BORN: Allen Stewart Konigsberg in December 1, 1935 in Brooklyn, New York … YEARS ACTIVE: 1950-present … NOTABLE MOVIES: Annie Hall, Manhattan, Hannah and her Sisters, Crimes and Misdemeanors … OSCARS: 21 nominations, 3 wins (Best Director and Best Original Screenplay, “Annie Hall” (1978), Best Original Screenplay, “Hannah and Her Sisters” (1987) … NOTABLE RELATIONSHIPS: spouse: Harlene Rosen (m. 1954–1959), Louise Lasser (m. 1966–1969), Soon-Yi Previn (m. 1997–present). Also: Diane Keaton, Stacey Nelkin and Mia Farrow
“Woody Allen: The Nightclub Years” is available for downloading at http://www.archive.org/details/woody_allen_the_night_club_years_1964-1968
Allen boxes a kangaroo on British television: http://youtu.be/dPqvqPIGFts
The early years of Allen’s comedic career, which includes stints on televisions shows and standup, is discussed on WFMU’s The Early Woody Allen 1952-1971.
QUOTES BY AND ABOUT
Woody throws you into the Mixmaster and turns on the switch. One of the things that happen is that the actors are so without their usual props ? without the usual acting tricks that they can rely on ? that they reach out to each other on-screen in an extraordinary way. You see wonderful relating in his movies. People really look like they’re talking to each other. The other reason they look like they’re talking to each other is that they really are listening, because they don’t know what the other one’s gonna say. They know the gist of it, but he seems to deliberately write it in a formal, uncolloquial way and asks you to make it colloquial. Most of the time he’ll say, “That sounds too much like a joke. Mess it up a little bit so it doesn’t sound so much like a joke.”
Alan Alda, actor
My one regret in life is that I am not someone else.
As an aspiring playwright in my late teens, I would meet some comedians, and I was taken by the fact that they all seemed to have a million distractions. I thought to myself, The guy who’s gonna come out at the end of the poker game with the chips is the guy who just focuses and works. You have to just work. You can’t read your reviews. Just keep quiet. Don’t get into arguments with anybody. Be polite, and do what you want to do, but keep working.
I never felt Truth was Beauty. Never. I always felt that people can’t take too much reality. I like being in Ingmar Bergman’s world. Or in Louis Armstrong’s world. Or in the world of the New York Knicks. Because it’s not this world. You spend your whole life searching for a way out. You just get an overdose of reality, you know, and it’s a terrible thing. I’m always fighting against reality.
He did not just keep his clothes on under the sheet, but he kept his shoes on too. When I asked him why, he said it was in case there was a fire.
Helena Bonham Carter, actress, on working with Allen
A lovable nebbish, endlessly and hilariously whining and quacking, questioning moral and philosophical issues great and small. He was a guy with his heart and his conscience on his sleeve . . . A guy who is nothing like the real Woody Allen.
Mia Farrow, actress and former paramour
Allen appears before us as the battered adolescent, scarred forever, a little too nice and much too threatened to allow himself to be aggressive. He has the city-wise effrontery of a shrimp who began by using language to protect himself and then discovered that language has a life of its own. the running way between the tame and surreal — between Woody Allen the frightened nice guy trying to keep the peace and Woody Allen the wiseacre whose subversive fantasies keep jumping out of his mouth — has been the source of the comedy in his films. Messy, tasteless, and crazily uneven (as the best talking comedies have often been) the last two pictures he directed — Bananas and Everything You Always Wanted to Know About Sex — had wild highs that suggested an erratic comic genius. The tension between his insecurity and his wit make us empathize with him; we, too, are scared to show how smart we feel.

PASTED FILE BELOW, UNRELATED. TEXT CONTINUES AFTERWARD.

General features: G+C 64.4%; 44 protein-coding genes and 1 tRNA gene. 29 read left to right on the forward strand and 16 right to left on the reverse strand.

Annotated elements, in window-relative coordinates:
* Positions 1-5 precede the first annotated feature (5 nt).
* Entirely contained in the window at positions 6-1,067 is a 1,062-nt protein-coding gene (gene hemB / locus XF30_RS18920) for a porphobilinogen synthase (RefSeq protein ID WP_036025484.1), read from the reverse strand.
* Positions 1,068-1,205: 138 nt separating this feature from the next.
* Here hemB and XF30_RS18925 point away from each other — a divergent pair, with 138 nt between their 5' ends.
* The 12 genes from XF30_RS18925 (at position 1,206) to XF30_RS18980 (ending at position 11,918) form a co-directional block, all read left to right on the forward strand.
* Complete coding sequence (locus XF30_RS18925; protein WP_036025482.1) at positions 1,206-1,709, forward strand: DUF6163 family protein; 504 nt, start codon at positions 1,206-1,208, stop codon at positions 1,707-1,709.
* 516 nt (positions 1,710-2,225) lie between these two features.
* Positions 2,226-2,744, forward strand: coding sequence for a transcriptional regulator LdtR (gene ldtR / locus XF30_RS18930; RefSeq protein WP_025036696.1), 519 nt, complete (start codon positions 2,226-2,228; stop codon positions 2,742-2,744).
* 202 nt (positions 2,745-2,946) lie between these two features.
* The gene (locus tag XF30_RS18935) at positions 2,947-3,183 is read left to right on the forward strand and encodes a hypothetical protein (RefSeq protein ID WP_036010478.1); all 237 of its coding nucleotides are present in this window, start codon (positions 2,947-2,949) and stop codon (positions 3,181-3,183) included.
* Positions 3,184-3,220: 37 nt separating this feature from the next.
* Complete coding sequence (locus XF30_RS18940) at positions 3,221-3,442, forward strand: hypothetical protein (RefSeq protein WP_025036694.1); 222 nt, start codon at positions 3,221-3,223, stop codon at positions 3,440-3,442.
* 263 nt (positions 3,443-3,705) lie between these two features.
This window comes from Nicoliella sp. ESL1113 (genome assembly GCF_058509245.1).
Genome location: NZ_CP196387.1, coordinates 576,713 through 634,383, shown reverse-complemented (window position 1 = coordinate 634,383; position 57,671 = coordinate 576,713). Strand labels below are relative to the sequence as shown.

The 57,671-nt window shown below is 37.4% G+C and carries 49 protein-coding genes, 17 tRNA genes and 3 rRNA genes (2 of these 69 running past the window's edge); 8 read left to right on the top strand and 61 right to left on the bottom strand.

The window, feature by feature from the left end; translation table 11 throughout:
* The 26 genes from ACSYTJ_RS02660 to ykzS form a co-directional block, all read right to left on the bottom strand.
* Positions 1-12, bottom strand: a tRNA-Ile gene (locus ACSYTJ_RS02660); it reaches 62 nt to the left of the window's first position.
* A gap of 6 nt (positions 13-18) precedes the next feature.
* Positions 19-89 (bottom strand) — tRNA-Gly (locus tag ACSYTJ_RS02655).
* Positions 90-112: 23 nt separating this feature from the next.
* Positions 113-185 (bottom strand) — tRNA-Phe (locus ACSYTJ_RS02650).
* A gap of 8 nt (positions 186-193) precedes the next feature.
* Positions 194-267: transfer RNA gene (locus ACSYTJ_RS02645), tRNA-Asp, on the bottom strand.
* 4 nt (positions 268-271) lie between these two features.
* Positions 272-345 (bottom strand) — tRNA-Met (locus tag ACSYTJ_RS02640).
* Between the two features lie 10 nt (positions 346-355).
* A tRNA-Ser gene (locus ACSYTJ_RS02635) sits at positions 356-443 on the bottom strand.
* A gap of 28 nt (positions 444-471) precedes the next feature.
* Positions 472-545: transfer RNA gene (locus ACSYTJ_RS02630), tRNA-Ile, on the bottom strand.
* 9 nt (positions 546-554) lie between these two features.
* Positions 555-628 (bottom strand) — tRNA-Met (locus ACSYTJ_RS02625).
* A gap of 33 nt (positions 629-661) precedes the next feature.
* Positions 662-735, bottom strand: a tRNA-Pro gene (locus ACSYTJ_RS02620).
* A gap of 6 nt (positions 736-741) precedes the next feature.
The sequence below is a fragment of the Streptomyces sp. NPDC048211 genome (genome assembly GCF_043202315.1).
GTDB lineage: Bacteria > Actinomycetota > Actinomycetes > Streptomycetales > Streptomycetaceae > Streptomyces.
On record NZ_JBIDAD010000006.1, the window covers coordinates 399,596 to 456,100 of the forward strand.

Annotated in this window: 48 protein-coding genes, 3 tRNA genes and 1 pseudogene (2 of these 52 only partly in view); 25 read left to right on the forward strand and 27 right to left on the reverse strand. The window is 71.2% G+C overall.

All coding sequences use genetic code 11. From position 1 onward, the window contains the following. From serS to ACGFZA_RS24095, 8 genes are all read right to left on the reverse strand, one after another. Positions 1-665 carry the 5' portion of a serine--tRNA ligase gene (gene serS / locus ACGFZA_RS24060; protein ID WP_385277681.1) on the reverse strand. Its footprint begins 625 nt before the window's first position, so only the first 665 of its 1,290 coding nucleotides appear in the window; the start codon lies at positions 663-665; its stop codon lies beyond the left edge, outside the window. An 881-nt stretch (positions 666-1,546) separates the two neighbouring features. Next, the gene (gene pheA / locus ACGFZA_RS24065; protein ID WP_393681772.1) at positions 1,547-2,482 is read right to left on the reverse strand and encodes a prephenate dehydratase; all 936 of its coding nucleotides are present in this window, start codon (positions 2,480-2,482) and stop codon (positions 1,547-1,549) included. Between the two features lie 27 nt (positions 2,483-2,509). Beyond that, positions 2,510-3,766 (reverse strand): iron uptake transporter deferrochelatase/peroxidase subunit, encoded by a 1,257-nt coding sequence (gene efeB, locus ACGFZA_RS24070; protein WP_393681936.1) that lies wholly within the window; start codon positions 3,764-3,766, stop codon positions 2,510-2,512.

And he has found a nonaggressive way of dealing with urban pressures. He stays nice; he’s not insulting, like most New York comedians, and he delivers his zingers without turning into a cynic. We enjoy his show of defenselessness, and even the I don’t-mean-any-harm ploy, because we see the essential sanity in him. We respect that sanity — it’s the base from which he takes flight. At his top, in parts of Bananas and Sex, the inexplicably funny took over; it might be grotesque, it almost always had the flippant, corny bawdiness of a frustrated sophomore running amok, but it seemed to burst out — as the most inspired comedy does — as if we had all been repressing it. We laughed as if he had let out what we couldn’t hold in any longer.
Pauline Kael, film critic
He has great balls. He’s got balls to the floor.
Diane Keaton, actress, about his talent
Woody has the potential to be America’s Chekhov, but instead he’s still caught up in the jet-set crowd type of life, trivializing his talent.
Meryl Streep, actress, about “Manhattan” (1979)
He’s a sweet man, but he is not sweet when he’s working. Working with Woody is sweating blood, because he hears if you don’t hit the notes. He’s got great musicality. It’s about hitting the notes. It’s precision within the feeling. You’ve got ot put the bead on the string, but before you even get to the string with Woody the bead has to be precisely round. It has to be great.
Dianne Wiest, actress
The way Woody makes a movie, it’s as if he was lighting ten thousand safety matches to illuminate a city. Each one of them is a little epiphany.
Gene Wilder, actor
“Conversations With Woody Allen” by Eric Lax
“The Unruly Life of Woody Allen” by Marion Meade
“Woody Allen On Location” by Thierry de Navacelle. A fly-on-the-wall book based on watching Allen film “Radio Days.” An excellent observational book.
“Mia & Woody: Love and Betrayal” by Kristi Groteke with Marjorie Rosen. Groteke was Farrow’s friend and nanny to the youngest children.